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...Has an Ominous Tone
A year or so from now, I will be working on my final project for my Masters. True to form, I have a wish to get started early, especially because I'm enrolled in my required Research course this semester, and I'd prefer to do all of the assignments with that particular project in mind.
If I could do whatever I wished, without regard to the usefulness of it to my employer, which has generously funded my Masters, I would likely do something on the value of writing one's life-story as an ultimate vehicle for adult learning...and then trading with another and commenting on his or her life-story -- how the reader relates to it, how it differs from his or hers, how it inspired him or her to revisit his or her own narrative and flesh it out.
To what end? Reflection seems the deepest form of learning of any type I've encountered so far in my Masters pursuit. I mean, I guess I'm thinking that experiential learning is step 1 and reflection on that learning is step 2. If there's no written reflection, then the learning is not as deep. Step 3 would be quasi-collaborative, since there would be life-story exchanges happening.
In a corporate environment, though, which is what I'd need to focus on, probably, most people do not feel safe to reflect as openly as they would if there were no salary attached to their learning and reflection on that learning, and so it's probably not an optimally fruitful path to illuminate.
Of Greater Interest to My Employer Probably
Most likely, my employer would appreciate a multicultural lens/theme for my project, since we're such a global company, and that would be probably ensure greater learning by me, too. Wouldn't I love to travel to various locations around the world to do my research, but that's not likely feasible in terms of time or money, and anyhow, don't I believe in the potential of Virtual World environments? Yes.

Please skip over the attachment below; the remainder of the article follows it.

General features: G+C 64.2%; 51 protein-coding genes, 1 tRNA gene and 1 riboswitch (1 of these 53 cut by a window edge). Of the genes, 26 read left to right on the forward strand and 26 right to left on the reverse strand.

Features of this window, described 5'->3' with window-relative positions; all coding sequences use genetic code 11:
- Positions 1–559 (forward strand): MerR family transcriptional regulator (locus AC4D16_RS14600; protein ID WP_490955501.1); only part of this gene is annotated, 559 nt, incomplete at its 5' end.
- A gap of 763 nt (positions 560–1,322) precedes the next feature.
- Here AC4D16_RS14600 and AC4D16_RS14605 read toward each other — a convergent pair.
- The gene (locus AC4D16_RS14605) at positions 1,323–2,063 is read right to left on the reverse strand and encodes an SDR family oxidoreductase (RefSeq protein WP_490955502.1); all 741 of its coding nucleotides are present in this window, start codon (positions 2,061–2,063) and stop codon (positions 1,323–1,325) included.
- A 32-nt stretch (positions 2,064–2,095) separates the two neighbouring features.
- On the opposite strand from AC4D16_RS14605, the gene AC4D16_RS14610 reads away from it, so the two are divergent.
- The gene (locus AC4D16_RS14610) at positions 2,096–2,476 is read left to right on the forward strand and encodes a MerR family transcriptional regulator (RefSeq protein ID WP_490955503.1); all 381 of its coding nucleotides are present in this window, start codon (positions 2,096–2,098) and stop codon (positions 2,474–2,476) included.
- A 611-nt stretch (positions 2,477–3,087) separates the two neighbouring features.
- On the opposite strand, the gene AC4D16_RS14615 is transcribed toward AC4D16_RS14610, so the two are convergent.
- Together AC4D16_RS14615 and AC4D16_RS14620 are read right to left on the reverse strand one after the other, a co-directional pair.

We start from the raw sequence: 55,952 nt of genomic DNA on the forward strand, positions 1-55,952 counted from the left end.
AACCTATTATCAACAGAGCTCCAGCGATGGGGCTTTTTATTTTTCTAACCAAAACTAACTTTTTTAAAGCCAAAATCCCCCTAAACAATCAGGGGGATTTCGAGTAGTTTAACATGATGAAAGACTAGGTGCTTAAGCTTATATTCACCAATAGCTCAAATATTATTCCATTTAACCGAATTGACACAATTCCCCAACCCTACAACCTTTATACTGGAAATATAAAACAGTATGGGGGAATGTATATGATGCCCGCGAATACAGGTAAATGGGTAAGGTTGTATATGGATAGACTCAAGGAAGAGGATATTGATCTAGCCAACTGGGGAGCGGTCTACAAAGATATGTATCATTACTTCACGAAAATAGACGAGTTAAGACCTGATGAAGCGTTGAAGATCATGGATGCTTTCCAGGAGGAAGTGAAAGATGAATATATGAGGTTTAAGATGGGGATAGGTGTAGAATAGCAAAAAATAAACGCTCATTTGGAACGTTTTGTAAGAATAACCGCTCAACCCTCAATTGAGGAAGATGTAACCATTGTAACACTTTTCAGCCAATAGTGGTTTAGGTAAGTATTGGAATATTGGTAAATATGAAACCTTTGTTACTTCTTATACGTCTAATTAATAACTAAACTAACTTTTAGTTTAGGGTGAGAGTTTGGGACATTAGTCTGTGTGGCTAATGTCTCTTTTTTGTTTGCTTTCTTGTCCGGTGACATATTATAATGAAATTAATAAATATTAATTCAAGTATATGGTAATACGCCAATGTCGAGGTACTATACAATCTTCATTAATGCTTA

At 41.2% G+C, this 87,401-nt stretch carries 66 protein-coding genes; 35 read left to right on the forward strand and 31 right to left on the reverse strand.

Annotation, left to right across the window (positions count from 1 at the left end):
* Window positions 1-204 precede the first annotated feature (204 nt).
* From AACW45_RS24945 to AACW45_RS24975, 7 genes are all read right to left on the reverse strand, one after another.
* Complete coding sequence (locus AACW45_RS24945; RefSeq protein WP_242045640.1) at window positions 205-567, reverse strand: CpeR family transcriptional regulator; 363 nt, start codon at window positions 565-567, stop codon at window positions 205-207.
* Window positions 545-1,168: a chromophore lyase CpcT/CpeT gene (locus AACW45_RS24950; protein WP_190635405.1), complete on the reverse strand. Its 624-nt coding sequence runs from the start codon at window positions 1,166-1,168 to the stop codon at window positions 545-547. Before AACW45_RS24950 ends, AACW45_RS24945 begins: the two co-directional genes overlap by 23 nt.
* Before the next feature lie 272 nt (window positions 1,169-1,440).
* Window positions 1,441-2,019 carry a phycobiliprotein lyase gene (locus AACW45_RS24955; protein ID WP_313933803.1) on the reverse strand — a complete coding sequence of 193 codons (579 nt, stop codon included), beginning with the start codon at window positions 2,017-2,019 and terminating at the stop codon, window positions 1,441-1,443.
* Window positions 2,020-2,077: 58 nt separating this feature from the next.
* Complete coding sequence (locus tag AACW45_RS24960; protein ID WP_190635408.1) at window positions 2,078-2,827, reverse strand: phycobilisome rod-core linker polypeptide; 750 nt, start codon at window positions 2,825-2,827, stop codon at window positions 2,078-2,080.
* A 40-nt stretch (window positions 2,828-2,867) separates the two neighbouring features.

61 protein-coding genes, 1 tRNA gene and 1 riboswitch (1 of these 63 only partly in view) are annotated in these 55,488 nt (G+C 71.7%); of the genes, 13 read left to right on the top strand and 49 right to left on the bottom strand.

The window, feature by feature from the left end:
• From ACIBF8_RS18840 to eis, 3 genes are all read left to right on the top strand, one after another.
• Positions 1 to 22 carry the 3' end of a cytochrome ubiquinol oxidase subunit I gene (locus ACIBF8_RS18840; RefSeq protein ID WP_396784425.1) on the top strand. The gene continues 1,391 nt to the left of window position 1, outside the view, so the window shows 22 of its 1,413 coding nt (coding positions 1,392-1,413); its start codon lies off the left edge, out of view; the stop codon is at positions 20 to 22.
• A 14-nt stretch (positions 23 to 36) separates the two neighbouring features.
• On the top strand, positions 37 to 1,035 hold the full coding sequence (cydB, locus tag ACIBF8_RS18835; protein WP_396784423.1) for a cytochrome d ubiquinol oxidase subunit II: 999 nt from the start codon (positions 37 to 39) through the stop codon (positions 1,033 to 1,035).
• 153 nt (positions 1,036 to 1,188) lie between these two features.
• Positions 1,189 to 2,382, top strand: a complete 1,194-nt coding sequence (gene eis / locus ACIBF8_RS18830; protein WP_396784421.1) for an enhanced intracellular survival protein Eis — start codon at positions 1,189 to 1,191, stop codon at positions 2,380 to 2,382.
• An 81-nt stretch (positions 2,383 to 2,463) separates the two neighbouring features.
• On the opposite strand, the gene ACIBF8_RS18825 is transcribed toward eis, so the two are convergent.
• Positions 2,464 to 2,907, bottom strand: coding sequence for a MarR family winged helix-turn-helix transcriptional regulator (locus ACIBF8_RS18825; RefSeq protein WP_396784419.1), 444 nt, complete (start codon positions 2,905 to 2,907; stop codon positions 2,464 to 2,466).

Why not do my final project on how to use Second Life to build cultural intelligence? In other words, showing how colleagues from different cultures could meet in Second Life and learn about one another's culture to be more effective in doing business with one another. After all, I've already co-designed and co-facilitated a series of such sessions and all of them do seem to improve the participants' knowledge of one another's culture, according to their anonymous feedback.
Where does language fit in? So far, only colleagues who are fluent in English have been observable by me, as I'm no longer fluent in any other language. How could I test how well it worked for people who were fluent only in their own language? And how could people who did not understand one another's language still communicate with one another, to learn from one another? Could they? Could we add some from of machine-generated translator to our sessions?
What would be the point of proving that cultural intelligence could be increased by participating in Virtual World environments, e.g., Second Life? Besides showing how we could save on airplane travel? How would we ensure that participants felt engaged, rather than alienated? Well, in my experience so far, it's the prospective participants who feel alienated by the concept, until they're in-world, participating, and then mostly, they're wholly-engaged.
People are always talking about the need for "accelerated learning" in these times of explosive growth within emerging markets. Can Virtual Worlds accelerate learning? Is the quality as good as the regular-paced learning? What can Virtual Worlds help people learn that they can't learn as well in other forums?
It's September 6, 2009, and I'm glad that I'm registering some early thoughts on my Final Project in any case. It will be fun to look back at this blog-entry once my project-shape is determined, to see how it differed, how it was similar.